Traditionally, cyber security was perceived as a preventative program – one that mitigates threats to existing technology and one where IT infrastructure’s key focus was based on the functionality of the application, the network, the sever and more. However, as the corporate landscape changed and technology created a more connected world, and as data breaches continued to rise, it is easy to see why organizations are apprehensive to implement new technologies into their operations and offerings. In a new reality, a threat is most likely to occur if it has not already, and the threat is only becoming more advanced.
Herman Kriel, GM for Data Protection at CyberTech says “Emerging technologies are essentially changing the meaning and significance of security, and as a result, there is no such thing as “secure” anymore. When evaluating these emerging technologies like blockchain, artificial intelligence, internet of things (IoT), autonomous systems and more; it shows every indication that network security, information security, encryption and vulnerability management are necessary tools.
Herman Kriel, General Manager Data Protection: CyberTech
The growing security threats have no obvious front, borders, or armies and with countless annual cyber-attacks, cyber-crime has become a real threat to everyone today.”
Kriel states: “We need to work on our digital behaviour. We are slowly migrating from a paper-based world to a more digital approach. Nowadays we are exposed to more data. Spending a day on the internet, an average person is exposed to more data than they would have been in a year a couple of years ago. We are still under the impression that we are working with documents in a protected way because we printed a document, when in fact that document has a digital journey and could have been attacked anywhere along the route before it was printed. Our approach needs to change in this digital era we are living in. We need to be vigilant around the data and not specifically the documents.”
We also grew up thinking that a signature is something that you physically need to put on a piece of paper. That is no longer the case. As a result of the 2019 pandemic, with employees now having a remote home office – signing simple documents like contracts could no longer be signed physically, forcing businesses to find secure alternative tools. Now the challenge becomes how do we engage the data in an electronic environment? How do we protect that data? What do we require to ensure that if I signed a document, it can be confirmed that it was me that signed it? If I sent out a document how do I ensure that the document is received on the other side by the right people? How do I guarantee that the people that are in my environment are the right people?
According to Kriel, there are several products, within the CyberTech stable, that can assist in this regard. SigniFlow has been utilised with great success in the managing and digitisation of documents, while the Galaxkey product offering ensures that data is communicated correctly and kept secure in your organisation’s cloud. Last, but not least the digital ID solution, MyID, ensures that the people that are in your network are the ones that are supposed to be there.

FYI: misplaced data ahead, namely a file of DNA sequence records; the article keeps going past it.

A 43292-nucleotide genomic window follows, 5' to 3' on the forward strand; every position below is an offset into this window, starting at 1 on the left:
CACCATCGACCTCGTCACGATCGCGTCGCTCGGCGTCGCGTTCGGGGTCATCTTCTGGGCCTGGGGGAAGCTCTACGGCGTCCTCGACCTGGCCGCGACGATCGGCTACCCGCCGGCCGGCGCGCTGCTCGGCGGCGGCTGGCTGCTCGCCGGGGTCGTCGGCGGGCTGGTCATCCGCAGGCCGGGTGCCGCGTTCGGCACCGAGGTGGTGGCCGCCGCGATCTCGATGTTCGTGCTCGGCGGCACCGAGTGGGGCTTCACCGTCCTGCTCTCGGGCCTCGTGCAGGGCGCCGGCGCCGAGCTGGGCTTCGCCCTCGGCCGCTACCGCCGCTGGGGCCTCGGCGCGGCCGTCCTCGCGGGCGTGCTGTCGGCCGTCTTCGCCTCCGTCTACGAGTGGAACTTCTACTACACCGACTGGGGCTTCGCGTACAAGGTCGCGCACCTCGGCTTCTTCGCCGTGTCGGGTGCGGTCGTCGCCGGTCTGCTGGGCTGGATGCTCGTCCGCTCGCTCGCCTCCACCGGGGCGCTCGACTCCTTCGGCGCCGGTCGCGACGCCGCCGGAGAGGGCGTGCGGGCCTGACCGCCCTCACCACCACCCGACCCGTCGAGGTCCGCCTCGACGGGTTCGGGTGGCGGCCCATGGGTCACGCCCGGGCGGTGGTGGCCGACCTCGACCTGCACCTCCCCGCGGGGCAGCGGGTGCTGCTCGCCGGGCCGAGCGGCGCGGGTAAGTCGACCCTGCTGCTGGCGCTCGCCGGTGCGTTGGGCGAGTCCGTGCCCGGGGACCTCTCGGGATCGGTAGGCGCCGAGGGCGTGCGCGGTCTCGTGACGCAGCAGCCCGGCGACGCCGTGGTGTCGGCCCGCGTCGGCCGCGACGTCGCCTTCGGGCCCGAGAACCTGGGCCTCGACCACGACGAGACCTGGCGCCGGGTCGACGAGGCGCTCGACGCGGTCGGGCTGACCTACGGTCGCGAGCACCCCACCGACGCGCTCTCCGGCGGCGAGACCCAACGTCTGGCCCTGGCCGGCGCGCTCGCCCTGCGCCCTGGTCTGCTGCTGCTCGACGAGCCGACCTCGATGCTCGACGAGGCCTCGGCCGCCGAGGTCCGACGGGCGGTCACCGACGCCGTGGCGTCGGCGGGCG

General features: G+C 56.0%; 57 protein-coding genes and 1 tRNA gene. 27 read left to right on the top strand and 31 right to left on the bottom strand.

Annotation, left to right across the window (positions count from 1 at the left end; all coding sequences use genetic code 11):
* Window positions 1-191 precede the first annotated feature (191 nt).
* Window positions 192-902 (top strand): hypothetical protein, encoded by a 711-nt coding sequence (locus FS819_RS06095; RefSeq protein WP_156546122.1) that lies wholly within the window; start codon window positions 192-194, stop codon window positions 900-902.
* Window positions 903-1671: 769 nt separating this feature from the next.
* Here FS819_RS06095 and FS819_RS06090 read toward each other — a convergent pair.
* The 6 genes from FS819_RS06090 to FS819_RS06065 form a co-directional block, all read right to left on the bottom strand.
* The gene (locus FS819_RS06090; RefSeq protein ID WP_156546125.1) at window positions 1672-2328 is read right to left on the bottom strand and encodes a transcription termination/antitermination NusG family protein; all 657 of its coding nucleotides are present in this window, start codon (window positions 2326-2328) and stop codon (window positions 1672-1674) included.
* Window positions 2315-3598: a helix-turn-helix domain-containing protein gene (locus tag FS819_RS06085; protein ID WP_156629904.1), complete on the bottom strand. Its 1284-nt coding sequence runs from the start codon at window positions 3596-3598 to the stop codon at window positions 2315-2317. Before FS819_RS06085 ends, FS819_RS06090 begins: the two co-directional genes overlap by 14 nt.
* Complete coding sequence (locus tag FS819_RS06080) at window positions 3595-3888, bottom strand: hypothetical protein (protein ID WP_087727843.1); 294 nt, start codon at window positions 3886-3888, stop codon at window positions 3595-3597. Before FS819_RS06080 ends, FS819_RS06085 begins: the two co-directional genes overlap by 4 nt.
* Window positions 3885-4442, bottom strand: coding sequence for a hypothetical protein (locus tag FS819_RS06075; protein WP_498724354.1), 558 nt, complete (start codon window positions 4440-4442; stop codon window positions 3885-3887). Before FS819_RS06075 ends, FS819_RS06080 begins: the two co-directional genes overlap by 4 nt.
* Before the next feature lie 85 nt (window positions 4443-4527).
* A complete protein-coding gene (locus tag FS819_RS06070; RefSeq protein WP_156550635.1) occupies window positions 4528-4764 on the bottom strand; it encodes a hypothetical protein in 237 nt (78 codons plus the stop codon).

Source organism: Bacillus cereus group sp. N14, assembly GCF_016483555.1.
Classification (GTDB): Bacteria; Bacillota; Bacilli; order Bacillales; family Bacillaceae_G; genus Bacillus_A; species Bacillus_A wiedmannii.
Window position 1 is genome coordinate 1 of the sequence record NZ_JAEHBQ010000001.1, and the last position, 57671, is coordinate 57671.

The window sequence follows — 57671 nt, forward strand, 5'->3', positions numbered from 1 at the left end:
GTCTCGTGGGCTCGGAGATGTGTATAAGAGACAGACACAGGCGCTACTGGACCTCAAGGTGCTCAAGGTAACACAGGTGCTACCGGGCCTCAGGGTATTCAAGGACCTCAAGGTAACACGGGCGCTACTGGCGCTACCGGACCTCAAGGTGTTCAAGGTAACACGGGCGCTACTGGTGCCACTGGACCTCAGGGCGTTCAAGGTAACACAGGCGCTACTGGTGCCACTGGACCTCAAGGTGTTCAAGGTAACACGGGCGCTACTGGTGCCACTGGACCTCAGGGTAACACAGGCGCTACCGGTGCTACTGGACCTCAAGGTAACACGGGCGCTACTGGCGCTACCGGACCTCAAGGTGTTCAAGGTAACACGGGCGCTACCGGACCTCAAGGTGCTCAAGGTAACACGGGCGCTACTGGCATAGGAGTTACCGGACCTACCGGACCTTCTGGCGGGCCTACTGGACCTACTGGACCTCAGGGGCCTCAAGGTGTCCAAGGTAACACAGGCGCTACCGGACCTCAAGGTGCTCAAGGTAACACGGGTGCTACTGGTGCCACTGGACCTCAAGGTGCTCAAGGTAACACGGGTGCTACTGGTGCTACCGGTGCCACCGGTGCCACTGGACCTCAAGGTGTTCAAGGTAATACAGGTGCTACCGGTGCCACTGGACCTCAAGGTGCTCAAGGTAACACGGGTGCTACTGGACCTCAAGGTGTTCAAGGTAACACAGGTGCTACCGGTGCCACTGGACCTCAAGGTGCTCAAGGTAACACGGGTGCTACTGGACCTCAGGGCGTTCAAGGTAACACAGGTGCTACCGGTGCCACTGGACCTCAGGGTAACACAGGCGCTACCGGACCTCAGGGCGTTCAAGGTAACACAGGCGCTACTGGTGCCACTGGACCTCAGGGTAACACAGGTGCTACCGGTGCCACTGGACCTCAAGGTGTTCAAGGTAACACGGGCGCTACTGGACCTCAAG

It is very important to remember that ultimately, technology should be an enabler for us – making our lives easier. Kriel points out that the way we should approach it is – what can it do for me? He lists three criteria, first and foremost – how can technology identify me to be in the relevant environment? Secondly, how do I protect my data – meaning how do I sign something and make sure that it was not tampered with? And thirdly, how do I communicate that information? When it leaves my organisation, how do I guarantee that it is sufficiently protected? He feels that our whole approach needs to change. We usually look at encrypting data when it is “at rest”, in other words, stored in a database. We seldom look at data when it leaves our organisation. The security needs to travel with the data when it leaves your office. You need to ensure that no matter where your data goes, it needs to be protected.
This type of protection requires a multi-layered approach. Businesses need to ensure their data is secure and protected by including various safeguards, like firewalls, anti-virus software and ultimately encryption. Encryption is the final level of data protection. Even if your data is stolen, the culprits would need a key to “unlock” it. Your business can continue as usual, because your data has been encrypted on your side and can be decrypted and used. Mobile technology is a prime example of the need for vigilant cyber security. Mobile technology is available anywhere, anytime, anyplace. You, as the consumer need to be sure that the source of information is in fact the correct one (i.e. banks) and that the data being sent to you is protected through encryption. Imagine your cellphone being stolen and all the sensitive information that is now at risk.
Kriel concludes by saying that, “If we embrace technology to help us with technology, we will be able to do things faster, quicker, safer. If you apply it correctly you will always benefit from it. Rely on the right technology to help you navigate the digital highway safely.”
EDITORIAL CONTACT: Lashley Steeneveldt – Brand Specialist for CyberTech